Imparting vision upon machines has been a massive, multi-decade undertaking by the scientific community. And while the acuity of today's state-of-the-art computer systems can match or exceed a human's high-resolution optical anatomy, training these machines to understand what they're looking at is still a labor intensive task. But thanks to the work of Dr. Pawan Sinha, Professor of Vision and Computational Neuroscience at MIT, and his Project Prakash (Sanskrit for "Light"), we may have stumbled upon a faster and far more efficient method of machine learning. Also, thousands of congenitally blind children in India have had their vision restored, so there's that.
Each year, around four in 10,000 children worldwide are born with congenital cataract (CC), a rare occurrence by WHO standards, yet the condition accounts for as much as 20 percent of childhood blindness cases. CC is treatable with simple corrective surgery but in parts of the world where medical facilities are few and far between, this treatment isn't always an option.
For children who do not receive adequate medical care, the consequences can be dire -- 90 percent of them will not receive a proper education, only 50 percent will survive until adulthood and, among those, only 20 percent will find gainful employment. But that's where Sinha and Project Prakash come in.
Sinha founded Project Prakash in 2005 as a dual mission charity. "It's a project that grows out of a desire to be good scientists, but also to be good Samaritans, to actually engage with real world problems," he told Engadget.
The organization provides life-changing eye surgery to children and young adults with treatable conditions, such as congenital cataract, that cause blindness. The other mission seeks "to understand how a brain that has been deprived of vision for so many years, whether and how it can learn to acquire visual proficiency at that point in life," Sinha explained.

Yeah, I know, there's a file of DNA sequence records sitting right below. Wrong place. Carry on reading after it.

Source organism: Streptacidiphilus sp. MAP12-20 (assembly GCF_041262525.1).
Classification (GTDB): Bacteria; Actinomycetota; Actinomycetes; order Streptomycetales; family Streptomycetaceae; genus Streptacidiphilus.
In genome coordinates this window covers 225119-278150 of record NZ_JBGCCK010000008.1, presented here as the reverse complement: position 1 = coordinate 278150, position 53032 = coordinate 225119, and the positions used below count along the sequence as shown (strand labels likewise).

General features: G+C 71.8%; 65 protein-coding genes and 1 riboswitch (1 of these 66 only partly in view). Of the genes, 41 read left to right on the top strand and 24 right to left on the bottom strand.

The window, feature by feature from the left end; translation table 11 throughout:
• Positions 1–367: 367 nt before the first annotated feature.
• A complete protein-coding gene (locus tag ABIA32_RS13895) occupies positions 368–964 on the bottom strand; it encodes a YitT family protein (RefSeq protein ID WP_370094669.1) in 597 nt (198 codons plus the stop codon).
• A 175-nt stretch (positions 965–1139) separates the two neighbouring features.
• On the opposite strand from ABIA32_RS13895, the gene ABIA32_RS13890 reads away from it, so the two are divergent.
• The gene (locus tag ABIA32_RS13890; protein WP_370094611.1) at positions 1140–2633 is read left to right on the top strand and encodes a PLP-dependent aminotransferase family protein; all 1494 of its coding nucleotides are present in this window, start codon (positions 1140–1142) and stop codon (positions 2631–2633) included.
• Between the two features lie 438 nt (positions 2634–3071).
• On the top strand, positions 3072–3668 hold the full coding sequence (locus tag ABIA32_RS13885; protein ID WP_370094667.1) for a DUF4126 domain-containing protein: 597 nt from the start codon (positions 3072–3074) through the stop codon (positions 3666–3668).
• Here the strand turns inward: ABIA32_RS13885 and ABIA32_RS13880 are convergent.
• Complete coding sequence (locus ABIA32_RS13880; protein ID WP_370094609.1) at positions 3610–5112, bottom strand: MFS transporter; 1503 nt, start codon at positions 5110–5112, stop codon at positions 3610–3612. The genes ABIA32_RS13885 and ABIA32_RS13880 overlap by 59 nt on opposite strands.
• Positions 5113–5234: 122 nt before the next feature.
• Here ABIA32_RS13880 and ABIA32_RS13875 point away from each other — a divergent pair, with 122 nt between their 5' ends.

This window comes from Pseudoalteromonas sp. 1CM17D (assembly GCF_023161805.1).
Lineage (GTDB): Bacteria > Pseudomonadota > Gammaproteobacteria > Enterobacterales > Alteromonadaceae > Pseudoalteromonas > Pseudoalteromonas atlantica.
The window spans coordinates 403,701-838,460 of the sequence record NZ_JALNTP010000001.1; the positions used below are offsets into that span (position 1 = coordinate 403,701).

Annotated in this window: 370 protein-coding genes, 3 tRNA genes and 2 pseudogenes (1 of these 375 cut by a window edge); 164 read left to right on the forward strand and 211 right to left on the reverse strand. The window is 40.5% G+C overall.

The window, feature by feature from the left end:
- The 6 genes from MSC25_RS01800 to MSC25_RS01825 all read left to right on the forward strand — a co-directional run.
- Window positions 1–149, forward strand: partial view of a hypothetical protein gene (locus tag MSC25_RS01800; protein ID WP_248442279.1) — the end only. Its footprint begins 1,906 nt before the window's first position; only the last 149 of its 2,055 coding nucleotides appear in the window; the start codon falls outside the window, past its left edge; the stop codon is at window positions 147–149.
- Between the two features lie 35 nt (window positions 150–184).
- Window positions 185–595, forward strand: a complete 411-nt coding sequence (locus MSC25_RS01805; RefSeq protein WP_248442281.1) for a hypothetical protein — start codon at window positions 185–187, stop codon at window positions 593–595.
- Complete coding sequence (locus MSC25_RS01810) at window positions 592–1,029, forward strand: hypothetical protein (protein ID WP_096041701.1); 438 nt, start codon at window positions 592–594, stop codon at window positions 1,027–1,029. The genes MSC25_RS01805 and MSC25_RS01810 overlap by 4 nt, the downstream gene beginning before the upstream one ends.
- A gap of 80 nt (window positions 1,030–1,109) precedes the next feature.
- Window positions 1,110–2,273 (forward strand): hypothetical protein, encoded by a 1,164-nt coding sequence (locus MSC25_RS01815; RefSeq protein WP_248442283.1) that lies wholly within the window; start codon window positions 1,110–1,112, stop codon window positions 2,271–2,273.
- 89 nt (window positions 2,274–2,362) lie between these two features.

One could fairly assume that removing the cataracts from a child would have the same effect as removing them from an elderly patient -- specifically, their sight being immediately restored -- but that's not the case and we're not entirely sure why.
Your average person enjoys 20/20 vision. That is, they see objects from 20 feet away with the same visual acuity as the rest of the population from the same distance. If you're near or far-sighted, basic corrective lenses are all that's needed. But the Prakash children, as Sinha refers to them, often suffer from degraded vision, around 20/100 or five times worse than average.
What's more, their vision cannot be corrected using glasses or contacts, because there's nothing physiologically wrong with their eyes or any other part of their optical anatomy. The problem lies within how their brains developed without visual input during infancy. It's this very problem that eventually led to Sinha's computer vision Eureka moment. But first, a word on infants and their incredible nearsightedness.
Your average baby sees slightly worse than Mr. Magoo, somewhere in the neighborhood of 20/800 or 40 times worse than an adult, yet by the time they're a few years old, their vision has corrected itself to 20/20 (or thereabouts).
"A big part of the reason [that infants have blurred vision] is that the retina of the baby is quite immature," Sinha explained. He also noted that the cones in our eyes, the specialized cells which provide us with high resolution vision, are, at infancy, much larger than they are in adulthood. This reduces the density of those cells in the eye and in turn limits the eye's resolving capabilities. As the child grows, the cones become smaller and more tightly packed, improving their visual acuity. Yet their initially poor vision plays a crucial role in their cognitive development. Sinha theorized the same concept might apply to neophyte computer vision systems.